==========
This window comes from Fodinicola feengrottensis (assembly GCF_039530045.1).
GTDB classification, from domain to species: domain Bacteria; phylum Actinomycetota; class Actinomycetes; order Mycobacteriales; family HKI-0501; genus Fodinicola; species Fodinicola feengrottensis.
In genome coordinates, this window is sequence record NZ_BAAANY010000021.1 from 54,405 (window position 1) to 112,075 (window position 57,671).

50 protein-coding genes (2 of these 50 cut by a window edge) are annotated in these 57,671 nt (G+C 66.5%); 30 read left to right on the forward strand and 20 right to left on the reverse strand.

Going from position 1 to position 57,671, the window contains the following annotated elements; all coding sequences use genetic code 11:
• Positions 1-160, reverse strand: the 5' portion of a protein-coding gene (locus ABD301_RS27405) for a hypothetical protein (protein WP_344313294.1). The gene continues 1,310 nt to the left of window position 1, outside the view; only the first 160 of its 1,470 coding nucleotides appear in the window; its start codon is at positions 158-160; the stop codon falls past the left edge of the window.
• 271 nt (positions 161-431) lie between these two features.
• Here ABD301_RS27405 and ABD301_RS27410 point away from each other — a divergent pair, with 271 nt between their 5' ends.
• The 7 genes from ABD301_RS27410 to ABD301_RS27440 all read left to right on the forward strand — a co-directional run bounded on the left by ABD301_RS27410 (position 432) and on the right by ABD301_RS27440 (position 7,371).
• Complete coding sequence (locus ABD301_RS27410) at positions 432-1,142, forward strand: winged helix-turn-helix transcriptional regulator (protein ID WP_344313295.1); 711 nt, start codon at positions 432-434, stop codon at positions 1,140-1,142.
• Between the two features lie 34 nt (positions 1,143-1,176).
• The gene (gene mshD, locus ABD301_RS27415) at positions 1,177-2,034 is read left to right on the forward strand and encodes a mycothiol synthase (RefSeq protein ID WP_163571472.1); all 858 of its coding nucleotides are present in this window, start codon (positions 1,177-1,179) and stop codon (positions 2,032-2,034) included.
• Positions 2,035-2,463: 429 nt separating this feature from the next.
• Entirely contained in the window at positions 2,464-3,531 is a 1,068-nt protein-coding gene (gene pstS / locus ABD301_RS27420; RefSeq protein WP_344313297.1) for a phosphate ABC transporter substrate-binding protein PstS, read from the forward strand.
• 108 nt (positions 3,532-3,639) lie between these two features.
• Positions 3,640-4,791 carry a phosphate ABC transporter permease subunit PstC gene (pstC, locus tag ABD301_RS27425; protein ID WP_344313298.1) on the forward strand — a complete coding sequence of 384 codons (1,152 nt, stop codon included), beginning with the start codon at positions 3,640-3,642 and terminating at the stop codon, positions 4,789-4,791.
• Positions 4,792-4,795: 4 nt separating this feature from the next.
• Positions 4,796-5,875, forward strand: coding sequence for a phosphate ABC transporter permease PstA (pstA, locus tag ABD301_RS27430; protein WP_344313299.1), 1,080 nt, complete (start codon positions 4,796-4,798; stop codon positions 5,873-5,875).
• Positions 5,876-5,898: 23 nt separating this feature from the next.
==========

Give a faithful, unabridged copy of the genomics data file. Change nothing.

This window comes from Fodinicola feengrottensis (assembly GCF_039530045.1).
GTDB classification, from domain to species: domain Bacteria; phylum Actinomycetota; class Actinomycetes; order Mycobacteriales; family HKI-0501; genus Fodinicola; species Fodinicola feengrottensis.
In genome coordinates, this window is sequence record NZ_BAAANY010000021.1 from 54,405 (window position 1) to 112,075 (window position 57,671).

50 protein-coding genes (2 of these 50 cut by a window edge) are annotated in these 57,671 nt (G+C 66.5%); 30 read left to right on the forward strand and 20 right to left on the reverse strand.

Going from position 1 to position 57,671, the window contains the following annotated elements; all coding sequences use genetic code 11:
• Positions 1-160, reverse strand: the 5' portion of a protein-coding gene (locus ABD301_RS27405) for a hypothetical protein (protein WP_344313294.1). The gene continues 1,310 nt to the left of window position 1, outside the view; only the first 160 of its 1,470 coding nucleotides appear in the window; its start codon is at positions 158-160; the stop codon falls past the left edge of the window.
• 271 nt (positions 161-431) lie between these two features.
• Here ABD301_RS27405 and ABD301_RS27410 point away from each other — a divergent pair, with 271 nt between their 5' ends.
• The 7 genes from ABD301_RS27410 to ABD301_RS27440 all read left to right on the forward strand — a co-directional run bounded on the left by ABD301_RS27410 (position 432) and on the right by ABD301_RS27440 (position 7,371).
• Complete coding sequence (locus ABD301_RS27410) at positions 432-1,142, forward strand: winged helix-turn-helix transcriptional regulator (protein ID WP_344313295.1); 711 nt, start codon at positions 432-434, stop codon at positions 1,140-1,142.
• Between the two features lie 34 nt (positions 1,143-1,176).
• The gene (gene mshD, locus ABD301_RS27415) at positions 1,177-2,034 is read left to right on the forward strand and encodes a mycothiol synthase (RefSeq protein ID WP_163571472.1); all 858 of its coding nucleotides are present in this window, start codon (positions 1,177-1,179) and stop codon (positions 2,032-2,034) included.
• Positions 2,035-2,463: 429 nt separating this feature from the next.
• Entirely contained in the window at positions 2,464-3,531 is a 1,068-nt protein-coding gene (gene pstS / locus ABD301_RS27420; RefSeq protein WP_344313297.1) for a phosphate ABC transporter substrate-binding protein PstS, read from the forward strand.
• 108 nt (positions 3,532-3,639) lie between these two features.
• Positions 3,640-4,791 carry a phosphate ABC transporter permease subunit PstC gene (pstC, locus tag ABD301_RS27425; protein ID WP_344313298.1) on the forward strand — a complete coding sequence of 384 codons (1,152 nt, stop codon included), beginning with the start codon at positions 3,640-3,642 and terminating at the stop codon, positions 4,789-4,791.
• Positions 4,792-4,795: 4 nt separating this feature from the next.
• Positions 4,796-5,875, forward strand: coding sequence for a phosphate ABC transporter permease PstA (pstA, locus tag ABD301_RS27430; protein WP_344313299.1), 1,080 nt, complete (start codon positions 4,796-4,798; stop codon positions 5,873-5,875).
• Positions 5,876-5,898: 23 nt separating this feature from the next.